On health care as well, Obama ran on a less progressive program than Hillary or Edwards, but it did not matter. The consensus among liberals was truly in place at the start of 2009, which is why Obama effortlessly shifted in favor of the individual mandate – the Edwards and Clinton policy proscription for universal coverage - with hardly anyone noticing.

The Administration/Congressional health care plan is messy and often contradictory, but in essence it embodies a grand bargain, a sort of corporatist deal not unlike many of the great welfare state reforms we associate with the New Deal and the Great Society. No radical reform of the system is possible. There are too many institutional roadblocks and too much culturally embedded fear of government, even before the tea bag eruption exacerbated such an impulse. As a consequence we are faced with the necessity of a rough bargain hammered out between those who favor a near-universal system of health care provision and those institutions, associations, and businesses whose profits, income, and operating methods are now under scrutiny. In return for a huge government subsidy and for a set of modest mandates on individuals and employers, near universal coverage can be achieved, covering some 90-94 percent of the population. With wall-to-wall coverage, including the forced draft enrollment of millions of healthy young people - 30 million new customers! - the insurance companies can finally stop cherry picking their clients and accept a limited degree of regulation, with the prospect of more to come. In effect they would become very prosperous, government-subsidized quasi-utilities.

This grand bargain was accompanied by a lot of lesser bargains, some not so pretty. The Obama people wanted to avoid the fate of the Clinton health care reformers, who had failed to nail down the support of the key business/institutional players. Or rather, the Clintonians had read the structure of American capitalism incorrectly. They knew that employer mandates would save the old line companies like GM and Bethlehem Steel lots of money, but an employer mandate would also put a new burden on big service sector employers, like Wal-Mart and Pizza Hut and the telecom companies. Hillary’s people had thought they had a deal with the Chamber of Commerce and with the big insurance companies who would become, under managed care, a cartel. But it all blew up early in 1994 when an internal revolt inside the Chamber led to the firing of the Clinton-friendly lobby staff and when the smaller, cherry-picking insurance companies launched the infamous Harry and Louise television ads.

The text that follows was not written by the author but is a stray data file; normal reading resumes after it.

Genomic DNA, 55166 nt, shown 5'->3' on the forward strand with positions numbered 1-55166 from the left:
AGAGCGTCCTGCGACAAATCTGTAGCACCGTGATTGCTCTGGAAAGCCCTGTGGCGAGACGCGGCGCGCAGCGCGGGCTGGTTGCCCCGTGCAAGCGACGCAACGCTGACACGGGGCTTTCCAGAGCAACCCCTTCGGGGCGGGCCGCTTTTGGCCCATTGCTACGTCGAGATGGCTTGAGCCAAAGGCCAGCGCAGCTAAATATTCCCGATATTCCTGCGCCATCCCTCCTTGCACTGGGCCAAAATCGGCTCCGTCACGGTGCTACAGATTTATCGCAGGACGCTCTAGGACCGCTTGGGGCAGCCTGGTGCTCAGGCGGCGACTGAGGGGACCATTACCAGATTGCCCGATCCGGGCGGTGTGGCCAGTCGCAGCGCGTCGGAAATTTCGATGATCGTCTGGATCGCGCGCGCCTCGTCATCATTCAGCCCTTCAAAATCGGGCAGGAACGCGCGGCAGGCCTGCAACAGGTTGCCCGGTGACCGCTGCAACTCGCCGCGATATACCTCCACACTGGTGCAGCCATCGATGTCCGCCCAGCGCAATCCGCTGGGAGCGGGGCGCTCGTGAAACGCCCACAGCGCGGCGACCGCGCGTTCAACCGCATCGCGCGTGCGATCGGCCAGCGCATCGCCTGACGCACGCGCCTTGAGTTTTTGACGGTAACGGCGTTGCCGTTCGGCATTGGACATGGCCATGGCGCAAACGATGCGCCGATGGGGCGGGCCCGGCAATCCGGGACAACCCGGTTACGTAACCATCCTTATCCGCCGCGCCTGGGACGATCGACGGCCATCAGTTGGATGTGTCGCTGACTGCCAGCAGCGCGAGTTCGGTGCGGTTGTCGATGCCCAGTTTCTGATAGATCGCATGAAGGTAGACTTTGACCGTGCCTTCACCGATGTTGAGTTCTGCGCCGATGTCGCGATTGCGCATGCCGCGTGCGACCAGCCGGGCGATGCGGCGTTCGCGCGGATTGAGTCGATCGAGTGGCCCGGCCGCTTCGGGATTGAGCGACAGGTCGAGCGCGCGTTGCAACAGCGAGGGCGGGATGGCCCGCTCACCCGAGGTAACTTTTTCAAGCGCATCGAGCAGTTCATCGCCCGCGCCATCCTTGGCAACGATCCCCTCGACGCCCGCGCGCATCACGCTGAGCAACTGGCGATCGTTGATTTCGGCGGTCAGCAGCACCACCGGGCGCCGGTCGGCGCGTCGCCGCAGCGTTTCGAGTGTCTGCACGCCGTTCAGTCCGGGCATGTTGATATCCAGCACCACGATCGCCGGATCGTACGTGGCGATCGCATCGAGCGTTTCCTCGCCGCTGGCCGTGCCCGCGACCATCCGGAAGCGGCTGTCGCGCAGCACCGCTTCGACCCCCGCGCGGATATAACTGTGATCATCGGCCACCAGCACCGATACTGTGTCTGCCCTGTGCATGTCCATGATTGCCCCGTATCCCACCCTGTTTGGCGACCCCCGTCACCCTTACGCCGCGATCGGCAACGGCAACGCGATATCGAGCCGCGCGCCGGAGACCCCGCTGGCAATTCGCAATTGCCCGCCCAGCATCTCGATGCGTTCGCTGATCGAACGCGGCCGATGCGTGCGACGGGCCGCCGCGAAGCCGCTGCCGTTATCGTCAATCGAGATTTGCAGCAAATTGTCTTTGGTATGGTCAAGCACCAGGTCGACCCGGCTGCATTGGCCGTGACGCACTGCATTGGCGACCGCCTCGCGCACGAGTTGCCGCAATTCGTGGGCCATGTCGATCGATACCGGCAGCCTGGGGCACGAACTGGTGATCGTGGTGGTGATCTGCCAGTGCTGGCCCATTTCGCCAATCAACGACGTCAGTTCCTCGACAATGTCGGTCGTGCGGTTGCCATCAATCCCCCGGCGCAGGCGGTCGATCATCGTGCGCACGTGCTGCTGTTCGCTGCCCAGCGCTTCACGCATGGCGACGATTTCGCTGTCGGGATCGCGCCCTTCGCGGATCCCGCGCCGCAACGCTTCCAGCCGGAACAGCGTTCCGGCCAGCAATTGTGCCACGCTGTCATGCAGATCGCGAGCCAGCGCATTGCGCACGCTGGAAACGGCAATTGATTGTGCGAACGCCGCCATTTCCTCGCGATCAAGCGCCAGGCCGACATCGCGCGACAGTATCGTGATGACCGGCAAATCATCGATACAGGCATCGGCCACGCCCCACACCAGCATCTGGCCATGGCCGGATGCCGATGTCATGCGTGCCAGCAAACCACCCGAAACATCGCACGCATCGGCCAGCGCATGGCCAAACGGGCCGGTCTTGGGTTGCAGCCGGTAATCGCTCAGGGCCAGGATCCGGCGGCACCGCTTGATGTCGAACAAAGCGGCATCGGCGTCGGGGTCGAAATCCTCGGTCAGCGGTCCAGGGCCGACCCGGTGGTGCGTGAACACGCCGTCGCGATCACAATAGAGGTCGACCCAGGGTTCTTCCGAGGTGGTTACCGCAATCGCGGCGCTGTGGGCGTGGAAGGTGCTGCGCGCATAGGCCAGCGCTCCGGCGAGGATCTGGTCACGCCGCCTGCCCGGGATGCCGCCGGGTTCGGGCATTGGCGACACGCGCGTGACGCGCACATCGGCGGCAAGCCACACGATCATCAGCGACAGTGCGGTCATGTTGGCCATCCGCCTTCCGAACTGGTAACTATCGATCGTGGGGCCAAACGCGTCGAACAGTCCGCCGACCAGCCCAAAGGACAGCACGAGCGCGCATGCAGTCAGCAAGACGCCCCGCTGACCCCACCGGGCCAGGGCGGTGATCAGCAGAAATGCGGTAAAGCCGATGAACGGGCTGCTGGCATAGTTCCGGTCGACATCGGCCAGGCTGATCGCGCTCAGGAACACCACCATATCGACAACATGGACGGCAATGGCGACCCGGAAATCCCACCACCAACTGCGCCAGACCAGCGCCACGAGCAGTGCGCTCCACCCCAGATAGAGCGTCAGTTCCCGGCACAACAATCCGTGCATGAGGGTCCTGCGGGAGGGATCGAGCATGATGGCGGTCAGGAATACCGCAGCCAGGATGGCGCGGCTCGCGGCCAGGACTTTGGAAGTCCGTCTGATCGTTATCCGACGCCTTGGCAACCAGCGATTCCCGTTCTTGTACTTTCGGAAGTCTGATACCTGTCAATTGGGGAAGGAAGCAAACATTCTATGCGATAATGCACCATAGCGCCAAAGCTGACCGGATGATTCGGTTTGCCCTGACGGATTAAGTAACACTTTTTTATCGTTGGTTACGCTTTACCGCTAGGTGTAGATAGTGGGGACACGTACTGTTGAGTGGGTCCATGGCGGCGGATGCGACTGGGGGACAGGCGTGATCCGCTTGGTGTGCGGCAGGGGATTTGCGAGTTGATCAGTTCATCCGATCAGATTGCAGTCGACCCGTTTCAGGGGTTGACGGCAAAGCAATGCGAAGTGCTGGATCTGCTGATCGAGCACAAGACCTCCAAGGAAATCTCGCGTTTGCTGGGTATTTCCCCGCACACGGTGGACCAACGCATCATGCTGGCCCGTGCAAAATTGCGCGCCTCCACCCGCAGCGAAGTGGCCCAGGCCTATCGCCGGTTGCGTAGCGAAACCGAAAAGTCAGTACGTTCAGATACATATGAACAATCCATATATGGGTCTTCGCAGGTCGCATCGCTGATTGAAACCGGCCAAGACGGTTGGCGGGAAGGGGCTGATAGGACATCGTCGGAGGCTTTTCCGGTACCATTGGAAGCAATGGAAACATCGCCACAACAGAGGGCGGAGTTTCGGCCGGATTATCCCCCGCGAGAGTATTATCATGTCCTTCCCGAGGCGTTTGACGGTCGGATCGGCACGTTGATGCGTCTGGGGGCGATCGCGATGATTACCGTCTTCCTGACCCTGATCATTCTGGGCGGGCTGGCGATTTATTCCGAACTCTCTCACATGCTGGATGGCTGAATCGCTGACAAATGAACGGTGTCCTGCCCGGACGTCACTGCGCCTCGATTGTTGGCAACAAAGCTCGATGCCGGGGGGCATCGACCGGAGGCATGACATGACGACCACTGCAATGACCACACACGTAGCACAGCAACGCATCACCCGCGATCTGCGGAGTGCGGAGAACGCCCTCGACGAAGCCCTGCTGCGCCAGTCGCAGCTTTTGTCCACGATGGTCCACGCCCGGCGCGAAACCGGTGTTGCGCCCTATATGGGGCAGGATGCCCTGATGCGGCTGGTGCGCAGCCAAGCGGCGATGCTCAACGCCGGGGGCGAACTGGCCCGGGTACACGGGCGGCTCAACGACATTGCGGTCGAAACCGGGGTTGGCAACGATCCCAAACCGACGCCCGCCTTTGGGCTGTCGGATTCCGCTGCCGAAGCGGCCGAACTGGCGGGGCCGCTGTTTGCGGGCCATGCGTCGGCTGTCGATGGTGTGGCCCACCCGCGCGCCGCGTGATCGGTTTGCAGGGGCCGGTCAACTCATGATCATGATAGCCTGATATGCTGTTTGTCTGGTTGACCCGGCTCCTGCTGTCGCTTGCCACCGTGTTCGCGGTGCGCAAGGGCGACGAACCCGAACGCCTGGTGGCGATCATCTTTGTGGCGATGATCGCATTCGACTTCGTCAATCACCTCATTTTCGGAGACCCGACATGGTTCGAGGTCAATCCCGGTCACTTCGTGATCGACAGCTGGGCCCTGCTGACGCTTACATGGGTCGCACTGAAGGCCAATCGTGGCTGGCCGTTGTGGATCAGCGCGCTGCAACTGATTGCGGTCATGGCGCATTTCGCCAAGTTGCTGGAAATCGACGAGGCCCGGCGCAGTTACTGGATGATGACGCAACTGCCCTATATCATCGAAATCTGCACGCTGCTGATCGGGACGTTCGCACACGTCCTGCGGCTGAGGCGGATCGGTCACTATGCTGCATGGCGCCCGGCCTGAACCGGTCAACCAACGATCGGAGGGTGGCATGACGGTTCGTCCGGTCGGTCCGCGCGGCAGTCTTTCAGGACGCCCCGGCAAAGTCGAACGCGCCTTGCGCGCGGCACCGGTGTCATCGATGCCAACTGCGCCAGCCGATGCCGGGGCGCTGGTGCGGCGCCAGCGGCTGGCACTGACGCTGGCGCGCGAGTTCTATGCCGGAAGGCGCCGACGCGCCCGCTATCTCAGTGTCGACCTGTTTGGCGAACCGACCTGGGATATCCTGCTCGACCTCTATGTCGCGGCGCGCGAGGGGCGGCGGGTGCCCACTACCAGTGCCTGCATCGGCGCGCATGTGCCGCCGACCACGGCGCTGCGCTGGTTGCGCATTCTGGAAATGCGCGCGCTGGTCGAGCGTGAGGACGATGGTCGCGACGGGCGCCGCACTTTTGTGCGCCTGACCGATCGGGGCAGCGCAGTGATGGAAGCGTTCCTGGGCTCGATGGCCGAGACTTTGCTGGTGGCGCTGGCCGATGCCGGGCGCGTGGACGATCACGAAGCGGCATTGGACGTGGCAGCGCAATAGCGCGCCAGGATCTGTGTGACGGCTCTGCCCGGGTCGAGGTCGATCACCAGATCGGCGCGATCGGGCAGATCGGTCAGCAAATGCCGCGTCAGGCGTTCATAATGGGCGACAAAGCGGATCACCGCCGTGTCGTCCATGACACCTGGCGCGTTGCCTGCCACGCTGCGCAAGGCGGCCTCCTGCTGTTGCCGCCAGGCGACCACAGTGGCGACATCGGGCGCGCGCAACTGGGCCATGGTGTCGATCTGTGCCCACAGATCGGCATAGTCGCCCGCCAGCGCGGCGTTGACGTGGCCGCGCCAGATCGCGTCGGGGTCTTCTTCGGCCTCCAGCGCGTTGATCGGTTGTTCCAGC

Obama was going to avoid all this, so in the Winter and Spring of 2009 his people finalized a bunch of deals with Big Phara, with the hospital associations, with the doctors, with the insurance industry, and even with Wal-Mart, which on June 30 announced that it would be willing to accept an employer mandate in return for some kind of lid on overall health care costs. (It was immediately assailed by the rest of the retail industry as an unprincipled turncoat.) All of these deals required the institutional players to take a modest financial hit in return for guarantees that reform would not get out of hand in the Congress. Obama thereby forestalled a new round of Harry and Louise commercials; indeed some of these health industry groups put ads on the air and in the papers endorsing the general outlines of an Obama health care reform.

The other thing that President Obama thought he had learned from the Clinton health care debacle was to let Congress do it. Avoid imposing a presidential scheme on a fractious Democratic caucus. There were just too many interests and players to accommodate by putting forth a plan, no matter how rational, reasonable, and efficient. This Congressional path was further thought politically adroit because of what turned out to be a major ideological/rhetorical mistake Obama made during the campaign. He promised an era of bipartisanship which was taken serious by among others Max Bacus, chair of the Senate Finance Committee. This turned out to be a fruitless quest, but before we denounce this gambit, one should pause to note the work it did for Obama in his rise to power. By positing the possibility of cross party cooperation he won the support of huge numbers of voters, independents especially, but as we shall also see he gave to the GOP a defacto veto over this particular campaign promise.